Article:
Luk 1:1 Inasmuch as many have undertaken to compile a narrative of the things that have been accomplished among us,
Luk 1:2 just as those who from the beginning were eyewitnesses and ministers of the word have delivered them to us,
Luk 1:3 it seemed good to me also, having followed all things closely for some time past, to write an orderly account for you, most excellent Theophilus,
Luk 1:4 that you may have certainty concerning the things you have been taught.
English Standard Version
I am alternately amused and bemused by the number of people who think that faith means turning off our brains and believing something beyond reason despite overwhelming evidence to the contrary of the subject believed.
It’s one of those half right notions that makes a whole lie. Faith IS, at some point, a step beyond knowledge, but it is far from a leap in the dark. Biblical faith is, and always has been, founded on fact.
Luke doesn’t waste any time explaining to us why he wrote this letter. He writes to confirm the truth of the Christian message that was sweeping the Roman Empire. This Christian sect would soon catch the attention of Nero himself, who would, in turn, use the rumors and myths about the Christ followers to his advantage when he needed a villain upon whom to blame the burning of Rome.
It had been roughly 30 years since Jesus had been crucified and raised. His followers were taking the news that this Galilean Jew was more than a martyred prophet; He is the long awaited Messiah of the Jews and the hope of eternal life for all people, Jew and non-Jew alike.
Most of the message of Jesus life and teaching was handed down verbally, though, according to Luke, there were also a number of written versions. These written versions almost definitely included Matthew’s Gospel and possibly Mark’s, though I happen to believe Mark’s Gospel came just a few years after Luke. I’ll explain why I think that some other day, for now just go with it.
Luke, a practicing physician and travelling companion of the Apostle Paul, decided to interview the original sources and put the story of Jesus into an ‘orderly account’. I think that by orderly, he means ‘ordered’ or organized. Many of the versions of Jesus life were likely random collections of sayings, teachings, and memories of events that people put together in no particular order as they shared their experiences of their time with Him.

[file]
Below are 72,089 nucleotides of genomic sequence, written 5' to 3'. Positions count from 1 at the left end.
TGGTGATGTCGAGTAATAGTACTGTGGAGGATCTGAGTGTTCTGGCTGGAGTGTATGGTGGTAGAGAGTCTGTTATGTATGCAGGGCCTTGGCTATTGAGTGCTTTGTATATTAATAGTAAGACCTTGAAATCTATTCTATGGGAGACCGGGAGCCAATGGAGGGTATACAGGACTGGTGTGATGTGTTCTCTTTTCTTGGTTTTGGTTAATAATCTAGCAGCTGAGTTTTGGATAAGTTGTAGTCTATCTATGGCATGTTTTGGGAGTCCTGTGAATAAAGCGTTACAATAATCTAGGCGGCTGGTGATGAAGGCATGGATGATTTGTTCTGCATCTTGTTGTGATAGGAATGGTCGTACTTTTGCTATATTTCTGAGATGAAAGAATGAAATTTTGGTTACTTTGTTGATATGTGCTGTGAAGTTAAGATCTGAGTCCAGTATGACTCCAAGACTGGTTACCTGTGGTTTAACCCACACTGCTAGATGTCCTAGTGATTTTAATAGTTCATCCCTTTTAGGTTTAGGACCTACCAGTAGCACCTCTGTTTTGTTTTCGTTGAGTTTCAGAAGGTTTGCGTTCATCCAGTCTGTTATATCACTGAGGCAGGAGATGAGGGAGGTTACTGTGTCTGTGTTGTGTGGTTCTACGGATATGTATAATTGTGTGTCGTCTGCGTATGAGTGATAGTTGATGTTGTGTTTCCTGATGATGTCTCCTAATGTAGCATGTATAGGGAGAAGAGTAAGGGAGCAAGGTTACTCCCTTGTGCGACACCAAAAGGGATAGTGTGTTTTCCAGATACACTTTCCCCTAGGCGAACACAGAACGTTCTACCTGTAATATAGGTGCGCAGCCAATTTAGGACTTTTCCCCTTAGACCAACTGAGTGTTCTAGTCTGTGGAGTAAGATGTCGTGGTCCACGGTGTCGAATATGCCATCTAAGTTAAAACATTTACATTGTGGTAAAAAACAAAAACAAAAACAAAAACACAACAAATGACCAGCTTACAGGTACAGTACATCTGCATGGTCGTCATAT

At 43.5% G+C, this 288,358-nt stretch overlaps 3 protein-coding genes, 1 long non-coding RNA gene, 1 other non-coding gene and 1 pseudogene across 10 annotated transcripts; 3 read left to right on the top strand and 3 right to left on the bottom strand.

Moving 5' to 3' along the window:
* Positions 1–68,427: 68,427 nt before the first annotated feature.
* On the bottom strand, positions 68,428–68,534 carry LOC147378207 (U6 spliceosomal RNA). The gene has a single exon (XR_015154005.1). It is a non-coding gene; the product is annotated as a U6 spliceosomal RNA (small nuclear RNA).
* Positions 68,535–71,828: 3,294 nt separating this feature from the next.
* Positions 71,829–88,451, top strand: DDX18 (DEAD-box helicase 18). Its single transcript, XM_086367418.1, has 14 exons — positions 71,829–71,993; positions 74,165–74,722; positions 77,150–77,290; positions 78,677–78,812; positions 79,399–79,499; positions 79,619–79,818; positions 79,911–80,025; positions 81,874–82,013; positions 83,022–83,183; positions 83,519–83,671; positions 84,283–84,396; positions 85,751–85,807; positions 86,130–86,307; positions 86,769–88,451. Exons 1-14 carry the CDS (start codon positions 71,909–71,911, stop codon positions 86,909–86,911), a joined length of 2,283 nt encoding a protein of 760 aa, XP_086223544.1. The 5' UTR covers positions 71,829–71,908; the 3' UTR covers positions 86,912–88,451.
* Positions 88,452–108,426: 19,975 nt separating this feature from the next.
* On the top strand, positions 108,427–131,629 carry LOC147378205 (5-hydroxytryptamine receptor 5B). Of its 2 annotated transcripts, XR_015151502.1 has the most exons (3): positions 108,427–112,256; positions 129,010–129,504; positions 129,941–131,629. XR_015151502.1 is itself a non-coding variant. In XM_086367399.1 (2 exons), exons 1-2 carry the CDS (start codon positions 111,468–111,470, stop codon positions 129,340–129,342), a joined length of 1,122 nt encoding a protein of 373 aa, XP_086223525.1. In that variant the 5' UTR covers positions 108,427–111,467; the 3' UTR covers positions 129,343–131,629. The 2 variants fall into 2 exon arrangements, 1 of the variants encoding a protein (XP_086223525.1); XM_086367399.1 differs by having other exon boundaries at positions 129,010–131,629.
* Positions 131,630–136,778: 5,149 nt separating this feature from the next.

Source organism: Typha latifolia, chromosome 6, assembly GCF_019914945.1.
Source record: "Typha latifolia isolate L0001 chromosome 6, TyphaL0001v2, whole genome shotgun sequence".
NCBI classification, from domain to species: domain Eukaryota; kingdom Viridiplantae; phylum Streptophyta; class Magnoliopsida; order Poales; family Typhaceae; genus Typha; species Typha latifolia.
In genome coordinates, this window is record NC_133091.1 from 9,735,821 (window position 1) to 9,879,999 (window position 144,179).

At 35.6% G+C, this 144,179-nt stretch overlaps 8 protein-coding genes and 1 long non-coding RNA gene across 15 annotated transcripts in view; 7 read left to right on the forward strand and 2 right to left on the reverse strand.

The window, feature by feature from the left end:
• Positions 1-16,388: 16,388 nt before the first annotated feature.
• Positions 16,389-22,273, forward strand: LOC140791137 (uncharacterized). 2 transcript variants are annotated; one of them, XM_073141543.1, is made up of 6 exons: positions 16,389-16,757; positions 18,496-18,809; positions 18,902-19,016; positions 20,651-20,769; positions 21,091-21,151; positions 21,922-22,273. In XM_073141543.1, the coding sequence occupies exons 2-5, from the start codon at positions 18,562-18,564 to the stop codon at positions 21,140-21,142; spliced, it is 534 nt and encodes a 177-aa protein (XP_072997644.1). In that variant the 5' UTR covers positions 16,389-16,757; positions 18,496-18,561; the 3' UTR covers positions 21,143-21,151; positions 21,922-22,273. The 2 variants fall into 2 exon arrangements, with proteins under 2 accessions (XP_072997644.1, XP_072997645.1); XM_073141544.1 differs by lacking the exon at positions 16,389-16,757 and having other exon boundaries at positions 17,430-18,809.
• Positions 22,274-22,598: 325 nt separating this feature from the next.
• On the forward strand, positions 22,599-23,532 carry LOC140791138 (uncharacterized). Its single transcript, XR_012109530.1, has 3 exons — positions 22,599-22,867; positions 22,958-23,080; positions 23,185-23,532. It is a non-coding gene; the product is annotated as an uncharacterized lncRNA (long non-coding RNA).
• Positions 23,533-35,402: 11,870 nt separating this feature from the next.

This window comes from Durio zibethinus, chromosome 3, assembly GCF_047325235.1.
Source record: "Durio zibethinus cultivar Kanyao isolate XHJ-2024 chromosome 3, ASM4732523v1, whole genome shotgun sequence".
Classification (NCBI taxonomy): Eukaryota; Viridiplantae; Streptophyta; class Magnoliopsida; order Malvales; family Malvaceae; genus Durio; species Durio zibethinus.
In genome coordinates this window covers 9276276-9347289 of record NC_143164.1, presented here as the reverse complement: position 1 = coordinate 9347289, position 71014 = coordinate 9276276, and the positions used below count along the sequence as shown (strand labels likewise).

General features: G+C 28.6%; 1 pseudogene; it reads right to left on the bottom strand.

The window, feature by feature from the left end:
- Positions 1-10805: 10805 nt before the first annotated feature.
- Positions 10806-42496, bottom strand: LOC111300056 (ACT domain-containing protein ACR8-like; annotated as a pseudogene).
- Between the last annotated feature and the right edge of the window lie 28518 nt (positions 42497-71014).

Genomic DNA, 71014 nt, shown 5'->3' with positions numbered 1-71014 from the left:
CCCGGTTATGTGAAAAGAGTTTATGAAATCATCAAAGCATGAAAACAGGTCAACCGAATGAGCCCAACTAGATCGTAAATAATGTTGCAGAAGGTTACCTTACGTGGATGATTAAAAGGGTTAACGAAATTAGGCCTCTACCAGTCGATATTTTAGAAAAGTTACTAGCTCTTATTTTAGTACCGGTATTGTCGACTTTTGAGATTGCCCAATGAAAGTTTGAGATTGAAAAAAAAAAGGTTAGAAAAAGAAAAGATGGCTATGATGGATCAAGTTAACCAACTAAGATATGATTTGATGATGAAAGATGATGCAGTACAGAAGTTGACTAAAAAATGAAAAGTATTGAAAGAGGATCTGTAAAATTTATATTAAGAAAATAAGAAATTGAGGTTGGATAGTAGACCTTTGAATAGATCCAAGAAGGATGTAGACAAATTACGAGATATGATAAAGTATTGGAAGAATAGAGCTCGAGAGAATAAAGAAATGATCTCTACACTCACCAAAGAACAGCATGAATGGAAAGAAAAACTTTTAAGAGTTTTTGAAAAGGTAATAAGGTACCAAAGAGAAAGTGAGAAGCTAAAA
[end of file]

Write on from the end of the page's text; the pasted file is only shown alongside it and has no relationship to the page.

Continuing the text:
Luke, having a scientific mind, realizes that by creating an organized account of the life of Jesus, it will make more sense to people, and by showing his research he can confirm to Theophilus (and the rest of us) that these Jesus stories are not wild tales of fantasy like those from Roman and Greek mythologies, but were real events based in time and space.
Luke’s Gospel is, then, the oldest book in existence written with the express purpose of establishing the veracity of Christian doctrine. Sure, some of Paul’s letters are older than Luke’s Gospel, but they were written to assist Believers in the living out of their faith. Luke writes to defend that faith.
He categorically states that the book is “that you might have certainty of the things you’ve been taught.”
As we travel through Luke’s Gospel, we’re going to look specifically at the different stories, events, miracles and sermons he uses to show who Jesus is. Is Jesus just another wandering rabbi who ended up on the wrong side of the law? Was he a cult leader leading his followers astray? Was he just a good guy who got framed for crimes he didn’t commit? Was he a trouble maker who got what he deserved? Or was he possibly the Savior of the world as His followers claimed?
We’re going to dig in and see what we can discover, because the identity of Jesus is a hugely important question. If He is a goofball or a fraud, He should be dismissed. If He is something more, we need to know that, because it could change our lives….forever.
Not every claim in the Bible can be put in a laboratory and tested, but much of it can be. If what can be tested proves trustworthy, then it follows that we can trust its message also in the areas that can’t be tested. Luke writes about things that happened in time and space. He interviews men and women who were there; people who were familiar with the origins of the Christian Gospel and he draws some very interesting conclusions. The first of which is, the Gospel message is certain.
Do you have the courage to journey with me through the rest of Luke’s Gospel and see where it leads? Gosh, I hope so. I think we’re in for quite the adventure. Please do join in the discussion as well.